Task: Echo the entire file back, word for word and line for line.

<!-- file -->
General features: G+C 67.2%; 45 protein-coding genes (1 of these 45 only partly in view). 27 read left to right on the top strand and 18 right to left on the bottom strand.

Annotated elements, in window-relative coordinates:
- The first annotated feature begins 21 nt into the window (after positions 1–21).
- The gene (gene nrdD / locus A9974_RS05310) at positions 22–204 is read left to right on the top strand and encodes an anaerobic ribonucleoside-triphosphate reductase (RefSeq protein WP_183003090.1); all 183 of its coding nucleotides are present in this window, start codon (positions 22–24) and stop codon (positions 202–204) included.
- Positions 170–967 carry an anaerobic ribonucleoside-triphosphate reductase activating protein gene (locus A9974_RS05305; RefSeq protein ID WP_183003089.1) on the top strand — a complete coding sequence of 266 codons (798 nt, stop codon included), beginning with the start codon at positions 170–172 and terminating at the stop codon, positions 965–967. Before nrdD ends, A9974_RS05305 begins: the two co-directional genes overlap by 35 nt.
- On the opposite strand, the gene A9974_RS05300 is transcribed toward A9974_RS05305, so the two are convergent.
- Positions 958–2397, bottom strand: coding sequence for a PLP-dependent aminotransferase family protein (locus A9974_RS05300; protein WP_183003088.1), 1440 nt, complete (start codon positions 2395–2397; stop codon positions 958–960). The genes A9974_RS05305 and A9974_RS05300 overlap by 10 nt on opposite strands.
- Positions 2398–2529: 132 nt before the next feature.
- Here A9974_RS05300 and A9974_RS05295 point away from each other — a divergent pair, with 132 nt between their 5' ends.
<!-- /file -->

General features: G+C 67.2%; 45 protein-coding genes (1 of these 45 only partly in view). 27 read left to right on the top strand and 18 right to left on the bottom strand.

Annotated elements, in window-relative coordinates:
- The first annotated feature begins 21 nt into the window (after positions 1–21).
- The gene (gene nrdD / locus A9974_RS05310) at positions 22–204 is read left to right on the top strand and encodes an anaerobic ribonucleoside-triphosphate reductase (RefSeq protein WP_183003090.1); all 183 of its coding nucleotides are present in this window, start codon (positions 22–24) and stop codon (positions 202–204) included.
- Positions 170–967 carry an anaerobic ribonucleoside-triphosphate reductase activating protein gene (locus A9974_RS05305; RefSeq protein ID WP_183003089.1) on the top strand — a complete coding sequence of 266 codons (798 nt, stop codon included), beginning with the start codon at positions 170–172 and terminating at the stop codon, positions 965–967. Before nrdD ends, A9974_RS05305 begins: the two co-directional genes overlap by 35 nt.
- On the opposite strand, the gene A9974_RS05300 is transcribed toward A9974_RS05305, so the two are convergent.
- Positions 958–2397, bottom strand: coding sequence for a PLP-dependent aminotransferase family protein (locus A9974_RS05300; protein WP_183003088.1), 1440 nt, complete (start codon positions 2395–2397; stop codon positions 958–960). The genes A9974_RS05305 and A9974_RS05300 overlap by 10 nt on opposite strands.
- Positions 2398–2529: 132 nt before the next feature.
- Here A9974_RS05300 and A9974_RS05295 point away from each other — a divergent pair, with 132 nt between their 5' ends.